Foundation Settlement Repair for Community College in Missouri


Located in Sedalia, Missouri, State Fair Community College (SFCC) is a public, nonprofit college that serves the educational needs of more than 5,000 students each year from 14 counties in west central Missouri. The William C. Hopkins Student Services Building located on campus started showing visible signs of foundation settlement. The building, which opened in 1987, is a vital part of the everyday operations of the college. Therefore, SFCC brought in Terracon Consultants, Inc. to assess the movements in the upper level floor of the Hopkins building and provide recommendations.


Terracon used ground-penetrating radar (GPR) to perform an upper profile geophysical survey. Results showed multiple voids underneath grade-supported floor slabs that had already settled several inches. Voids and settlement issues impacted a total area of 3,660 ft2 along the north exterior wall of the building. Although the building structure was still technically safe for occupancy, the trend was apparent and repair options for the foundation settlement were requested by the college.

Terracon provided two options for SFCC. Option 1 involved the complete removal and replacement of grade-supported floor slabs. This would be very expensive and would involve major disruption of the building’s everyday functionality. Interior partition walls and under-slab HVAC and utilities would be involved, and all functions in at leas t the north half of the building would have to be relocated. At some points, the work would likely require the entire building to be vacated. Worst of all, only a loose estimate of total project time could be provided as there were so many variables. Option 2 involved restoration of the floor slab support by injecting expandable polyurethane resin to raise the slab, fill the voids, and stabilize the soil beneath the building.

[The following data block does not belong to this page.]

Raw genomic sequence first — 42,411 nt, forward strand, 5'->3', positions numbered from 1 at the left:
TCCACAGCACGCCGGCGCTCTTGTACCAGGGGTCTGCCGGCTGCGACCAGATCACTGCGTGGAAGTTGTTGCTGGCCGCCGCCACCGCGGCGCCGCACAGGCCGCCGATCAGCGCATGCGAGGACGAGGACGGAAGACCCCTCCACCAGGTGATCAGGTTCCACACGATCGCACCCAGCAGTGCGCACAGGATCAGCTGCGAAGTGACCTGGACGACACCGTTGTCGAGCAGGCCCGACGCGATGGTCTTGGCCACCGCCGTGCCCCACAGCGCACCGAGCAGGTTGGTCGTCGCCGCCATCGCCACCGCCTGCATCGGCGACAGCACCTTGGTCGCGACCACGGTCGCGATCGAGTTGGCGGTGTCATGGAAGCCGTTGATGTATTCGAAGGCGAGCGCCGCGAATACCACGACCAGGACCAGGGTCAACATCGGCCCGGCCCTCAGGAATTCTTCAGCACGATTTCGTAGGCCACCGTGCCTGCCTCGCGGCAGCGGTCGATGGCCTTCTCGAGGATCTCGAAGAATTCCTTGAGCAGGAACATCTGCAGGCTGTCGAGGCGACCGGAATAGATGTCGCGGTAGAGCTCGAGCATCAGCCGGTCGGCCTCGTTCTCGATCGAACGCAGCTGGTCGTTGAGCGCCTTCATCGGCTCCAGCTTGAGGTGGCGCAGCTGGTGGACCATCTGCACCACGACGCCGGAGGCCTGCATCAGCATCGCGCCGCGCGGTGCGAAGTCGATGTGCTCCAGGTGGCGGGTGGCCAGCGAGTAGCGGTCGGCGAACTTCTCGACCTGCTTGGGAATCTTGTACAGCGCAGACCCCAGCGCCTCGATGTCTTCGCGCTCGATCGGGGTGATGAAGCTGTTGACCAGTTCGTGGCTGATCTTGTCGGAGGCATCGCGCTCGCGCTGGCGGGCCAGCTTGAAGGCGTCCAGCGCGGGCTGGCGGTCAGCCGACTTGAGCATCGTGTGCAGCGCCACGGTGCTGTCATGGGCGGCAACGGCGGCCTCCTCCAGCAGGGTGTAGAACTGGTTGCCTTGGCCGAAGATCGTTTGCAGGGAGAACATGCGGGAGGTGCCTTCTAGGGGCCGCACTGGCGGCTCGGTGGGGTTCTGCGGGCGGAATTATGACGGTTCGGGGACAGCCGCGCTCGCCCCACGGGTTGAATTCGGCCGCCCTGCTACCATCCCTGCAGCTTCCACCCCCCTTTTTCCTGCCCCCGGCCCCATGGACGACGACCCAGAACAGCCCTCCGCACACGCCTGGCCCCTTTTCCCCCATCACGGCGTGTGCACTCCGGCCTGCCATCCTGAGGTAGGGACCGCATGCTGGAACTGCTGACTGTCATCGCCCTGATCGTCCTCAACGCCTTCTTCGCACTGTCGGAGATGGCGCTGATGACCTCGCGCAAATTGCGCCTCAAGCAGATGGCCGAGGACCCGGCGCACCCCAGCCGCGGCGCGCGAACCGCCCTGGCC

Option 2 was the only feasible choice for SFCC. In their final report, Terracon stated that URETEK had provided services on a similar Terracon project in the past (a health care facility), and that URETEK’s product and process had delivered the results required in that case. SFCC chose URETEK to fill the subsurface voids beneath the Hopkins building, raise the settled foundation, and stabilize the base and sub-base soils below with URETEK Deep Injection® (UDI).


URETEK technicians arrived on the scene, began work, and finished the job in just two days with minimal disruption for the building’s occupants. During the repairs, normal building activities continued, and there was no disruption to HVAC or utility services. UDI quickly and effectively filled the identified voids below the building and raised the settled slab back to a level condition.

URETEK Deep Injection® (UDI)

Widely referenced throughout our industry, UDI involves the injection of structural polymer into base and subgrade soils to increase the load bearing capacity. This is achieved by injecting the polymer through small holes drilled directly through the pavement structure to depths determined by site-specific analysis. Our URETEK 486 Star® material flows easily into voids and weak zones within the soil mass below. Through a controlled chemical reaction, the expanding polymer compacts surrounding soils and applies a controlled pressure on targeted areas of the affected pavement above. If needed, a multi-injection design plan is utilized to gently return the pavement to its original grade. The composite material quickly cures into a strong, dimensionally stable, and water-resistant geo-material, providing years of reliable service.

URETEK 486 Star®

URETEK 486 Star® polymer is a two-component, high-density, expanding thermoset polyurethane system. It was developed to be the ideal solution for under-sealing, void filling, lifting of settled pavement, stabilization and stiffening of weak soils, and for encapsulating and sealing buried infrastructure. URETEK 486 Star® is environmentally inert, non-toxic, and resists underground water erosion or weakening due to its industry-leading hydrophobic properties.

Front exterior of brick building
Students entering school
Before and after of tile treated


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